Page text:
Given the size of the millennial market segment, businesses cannot ignore them. To this end, Samina explained that the millennial element is key to the traditional business transformation process. “The millennial market segment is a digitally informed entity, and unless you are speaking to them on their terms, you are not going to find their business.”
Three Things Traditional Companies Must Do to Survive Digital Disruption

With the challenge of dealing with disruption being so fundamental, we wondered if Samina could share what she felt were the three most important elements that traditional businesses should focus on as the markets change around them.

Number one for Samina is the urgent need for traditional companies to understand their customers much better than they did before. Second, they must be agile; this means being quick to market. They can’t delay new products, offerings and services. Finally, they must switch from a CAPEX to OPEX cost models.

Samina couched this in Oracle terminology. She told us that within Oracle, they see two critical success factors for businesses moving from being a traditional player to a digital business. One is the inevitable move from legacy to cloud. Oracle defines six different journeys to cloud, but without a doubt, businesses wishing to transform must be on one of those paths. The other success factor is to utilise the AI and machine learning elements of technology and using this to build an autonomous IT environment. These two things allow a massive transformation. A major example is that instead of spending the majority of their time and money, perhaps as much as 80%, on operations (i.e. keeping the lights on), businesses can put the majority of that spend into innovation.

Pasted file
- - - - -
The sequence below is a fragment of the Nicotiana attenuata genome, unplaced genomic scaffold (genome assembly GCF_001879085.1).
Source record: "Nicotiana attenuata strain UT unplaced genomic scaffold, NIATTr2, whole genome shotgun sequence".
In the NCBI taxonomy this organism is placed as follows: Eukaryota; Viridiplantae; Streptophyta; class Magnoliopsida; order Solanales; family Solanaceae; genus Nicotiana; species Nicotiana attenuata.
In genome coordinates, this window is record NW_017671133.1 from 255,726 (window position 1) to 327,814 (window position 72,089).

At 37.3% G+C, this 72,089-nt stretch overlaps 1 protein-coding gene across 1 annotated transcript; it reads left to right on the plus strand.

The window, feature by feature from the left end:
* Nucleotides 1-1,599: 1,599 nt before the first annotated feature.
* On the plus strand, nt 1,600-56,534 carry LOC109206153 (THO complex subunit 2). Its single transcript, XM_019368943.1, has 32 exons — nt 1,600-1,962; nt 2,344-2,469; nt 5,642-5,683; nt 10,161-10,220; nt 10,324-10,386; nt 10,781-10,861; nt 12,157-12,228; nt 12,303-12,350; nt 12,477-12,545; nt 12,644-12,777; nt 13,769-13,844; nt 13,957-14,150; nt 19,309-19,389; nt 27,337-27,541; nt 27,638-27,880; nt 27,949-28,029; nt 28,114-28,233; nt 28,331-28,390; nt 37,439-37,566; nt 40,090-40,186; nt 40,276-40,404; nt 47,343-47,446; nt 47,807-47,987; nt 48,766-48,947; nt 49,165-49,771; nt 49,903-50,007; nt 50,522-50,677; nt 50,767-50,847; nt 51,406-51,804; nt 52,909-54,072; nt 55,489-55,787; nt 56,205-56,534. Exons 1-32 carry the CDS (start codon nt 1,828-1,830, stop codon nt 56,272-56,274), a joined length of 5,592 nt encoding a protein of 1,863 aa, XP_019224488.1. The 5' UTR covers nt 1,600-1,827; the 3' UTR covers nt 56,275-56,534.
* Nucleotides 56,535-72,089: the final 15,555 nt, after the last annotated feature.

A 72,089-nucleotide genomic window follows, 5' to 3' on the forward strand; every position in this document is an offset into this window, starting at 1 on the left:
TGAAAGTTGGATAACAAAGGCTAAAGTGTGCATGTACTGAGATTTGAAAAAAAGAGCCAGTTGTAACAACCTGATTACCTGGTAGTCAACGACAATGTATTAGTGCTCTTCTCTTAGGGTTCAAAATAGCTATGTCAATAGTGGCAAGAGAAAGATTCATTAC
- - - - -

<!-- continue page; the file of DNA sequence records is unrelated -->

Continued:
Customers are Already Convinced They Need To Go Digital, But They Are Unsure Of The Details

In Samina’s experience, Oracle customers do not have to be convinced that they need to go through a transformation journey. However, where she sees they need assistance is on understanding what digital transformation means. This is not the same for everyone; each company and industry is at a different stage on their journey. To help define this stage, Samina tells us that they need to conduct an “As Is, To Be” discussion and assessment. In other words, “where are they and where do they need to be?” Understanding “how digital they need to become” is also critical as it is different for every business.